The excavated surface yielded several datable pieces of metalwork from the ploughsoil but none from the sunken features, and there were no remains of building foundations. This suggests that in the 6th century, this particular part of the site saw some metalworking carried out in flimsy structures or outdoors. Any refuse pits and postholes resulting from this activity were apparently less deep than the modern ploughing.

Viking Period

After an apparent hiatus of a century or more in the Late Vendel Period, there are at least six metal detector finds that can be dated to the Viking Period, AD 790-1100. This phase also shows up in a radiocarbon date from one of the excavation’s few postholes, feature 8, where charcoal of rotten Scots pine was dated to 760-900 cal AD at 81% probability (Ua-37498, 1205±35 BP).

Modern Rubbish Pits

This phase gathers sunken features yielding modern artefacts, well-preserved bone (as soil conditions were very poor for such preservation), dynamited rock and/or a curious fine white sand. For unknown reasons, the sand had apparently been carted to site and used to fill four pits, two of which also contained modern finds. The artefact types found in the modern features were iron nails, iron wire, glass, pottery/china, roof tile, brick, fired clay and fresh wood. Modern activities that these features document are the burial of waste, the digging of a drainage ditch and the dynamiting of a few large boulders.

Mesolithic Seal Hunters On a Hilltop Near You


Today I joined my friends Mattias Pettersson and Roger Wikell for a day of digging on an Early Mesolithic seal hunting station in the landlocked former archipelago of Tyresta. The Urskogsstigen 4 site is currently on a wooded hilltop at about 77 meters above sea level, and thus likely to date from about 8000 cal BC, shortly after deglaciation. It’s not in the area denuded by the 1999 forest fore. What’s really striking about this particular site (Mattias & Roger have found hundreds) is that it’s very early, it has enormous amounts of quartz débitage and it has a tent-sized cleared area surrounded by large boulders (similar to the one that blew Mattias’s mind last summer).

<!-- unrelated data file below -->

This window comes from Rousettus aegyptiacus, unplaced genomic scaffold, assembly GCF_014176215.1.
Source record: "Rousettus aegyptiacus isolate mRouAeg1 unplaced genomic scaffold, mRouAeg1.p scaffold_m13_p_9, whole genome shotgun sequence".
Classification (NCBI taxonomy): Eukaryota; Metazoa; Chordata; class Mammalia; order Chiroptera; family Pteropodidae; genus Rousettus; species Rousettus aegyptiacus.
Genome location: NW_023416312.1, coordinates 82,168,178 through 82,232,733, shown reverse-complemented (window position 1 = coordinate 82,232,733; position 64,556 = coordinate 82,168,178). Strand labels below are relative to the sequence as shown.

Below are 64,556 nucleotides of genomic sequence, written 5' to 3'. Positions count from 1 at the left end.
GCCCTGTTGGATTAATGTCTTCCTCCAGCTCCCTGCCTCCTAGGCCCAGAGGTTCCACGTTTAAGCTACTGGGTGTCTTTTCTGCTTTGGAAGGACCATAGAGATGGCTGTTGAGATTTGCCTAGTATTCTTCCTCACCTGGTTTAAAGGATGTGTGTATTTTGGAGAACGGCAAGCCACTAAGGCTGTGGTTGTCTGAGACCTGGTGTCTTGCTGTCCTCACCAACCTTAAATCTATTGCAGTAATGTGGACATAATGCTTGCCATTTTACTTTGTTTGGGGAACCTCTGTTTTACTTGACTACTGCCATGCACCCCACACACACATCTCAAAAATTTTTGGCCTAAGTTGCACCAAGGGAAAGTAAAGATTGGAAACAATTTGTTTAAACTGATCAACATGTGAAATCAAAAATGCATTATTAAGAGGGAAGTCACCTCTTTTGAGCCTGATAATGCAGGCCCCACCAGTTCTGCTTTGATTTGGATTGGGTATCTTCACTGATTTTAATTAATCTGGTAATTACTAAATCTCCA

I found a lot of unusually finely knapped quartz — bipolar cores and blade-like things, thin, semi-translucent — and Roger picked up a really nice little hammer stone with unmistakable use wear. It’s probably the oldest one collected in the entire county. The guys already have a piece of hazelnut shell for dating. Pretty amazing to find all this insanely old material in a tract of completely nondescript woodland just like I’ve been hiking in since I was a kid.


We heard cuckoos and ravens calling as we worked, and toward the end of the day, the jingle of a distant ice-cream truck. All the while, a few hundred meters downhill a small television crew was shooting a kiddie TV program about a cartoonish Stone Age where people were grimy and wore chicken bones in their hair.

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Mesolithic Scholar Happy to Get High

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My old buddy from undergrad days, hard-core Mesolithic scholar, painter and woodsman Mattias Pettersson, sent me a pair of wonderful breathless letters on 19 and 21 July about new high-end discoveries. This is all about ancient seal-hunting camps in an area with dramatic shore displacement, which is why Mattias is so happy to get high — 75 meters above current sea level! High means early here, so early that the top sites are pushing the chronological limit set by the last Ice Age. (More context & pix here). I quote (and translate) with Mattias’s permission:
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A Forest Fire on the Outermost Isles

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Spent Friday working for my friends Mattias Pettersson and Roger Wikell, digging on one of their Mesolithic sites in the Tyresta nature reserve south of Stockholm. It’s an incredible place. Imagine: